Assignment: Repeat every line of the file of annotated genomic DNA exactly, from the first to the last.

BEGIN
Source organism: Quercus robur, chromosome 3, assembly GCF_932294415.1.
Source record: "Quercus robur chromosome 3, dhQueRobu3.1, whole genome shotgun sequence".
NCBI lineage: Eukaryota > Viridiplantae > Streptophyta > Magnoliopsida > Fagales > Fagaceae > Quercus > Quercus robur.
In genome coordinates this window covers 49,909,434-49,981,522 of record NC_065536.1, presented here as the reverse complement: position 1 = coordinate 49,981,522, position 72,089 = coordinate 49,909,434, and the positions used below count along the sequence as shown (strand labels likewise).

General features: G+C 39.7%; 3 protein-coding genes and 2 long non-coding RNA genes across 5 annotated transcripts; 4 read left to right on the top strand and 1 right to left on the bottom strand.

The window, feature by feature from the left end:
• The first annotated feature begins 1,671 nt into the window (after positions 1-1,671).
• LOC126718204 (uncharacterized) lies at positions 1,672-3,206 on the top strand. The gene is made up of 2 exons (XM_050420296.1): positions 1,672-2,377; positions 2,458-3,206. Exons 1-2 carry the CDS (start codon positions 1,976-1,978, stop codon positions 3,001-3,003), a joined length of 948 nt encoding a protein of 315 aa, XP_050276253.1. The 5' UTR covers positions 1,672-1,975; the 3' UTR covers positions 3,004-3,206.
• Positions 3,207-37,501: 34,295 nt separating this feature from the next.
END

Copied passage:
Source organism: Quercus robur, chromosome 3, assembly GCF_932294415.1.
Source record: "Quercus robur chromosome 3, dhQueRobu3.1, whole genome shotgun sequence".
NCBI lineage: Eukaryota > Viridiplantae > Streptophyta > Magnoliopsida > Fagales > Fagaceae > Quercus > Quercus robur.
In genome coordinates this window covers 49,909,434-49,981,522 of record NC_065536.1, presented here as the reverse complement: position 1 = coordinate 49,981,522, position 72,089 = coordinate 49,909,434, and the positions used below count along the sequence as shown (strand labels likewise).

General features: G+C 39.7%; 3 protein-coding genes and 2 long non-coding RNA genes across 5 annotated transcripts; 4 read left to right on the top strand and 1 right to left on the bottom strand.

The window, feature by feature from the left end:
• The first annotated feature begins 1,671 nt into the window (after positions 1-1,671).
• LOC126718204 (uncharacterized) lies at positions 1,672-3,206 on the top strand. The gene is made up of 2 exons (XM_050420296.1): positions 1,672-2,377; positions 2,458-3,206. Exons 1-2 carry the CDS (start codon positions 1,976-1,978, stop codon positions 3,001-3,003), a joined length of 948 nt encoding a protein of 315 aa, XP_050276253.1. The 5' UTR covers positions 1,672-1,975; the 3' UTR covers positions 3,004-3,206.
• Positions 3,207-37,501: 34,295 nt separating this feature from the next.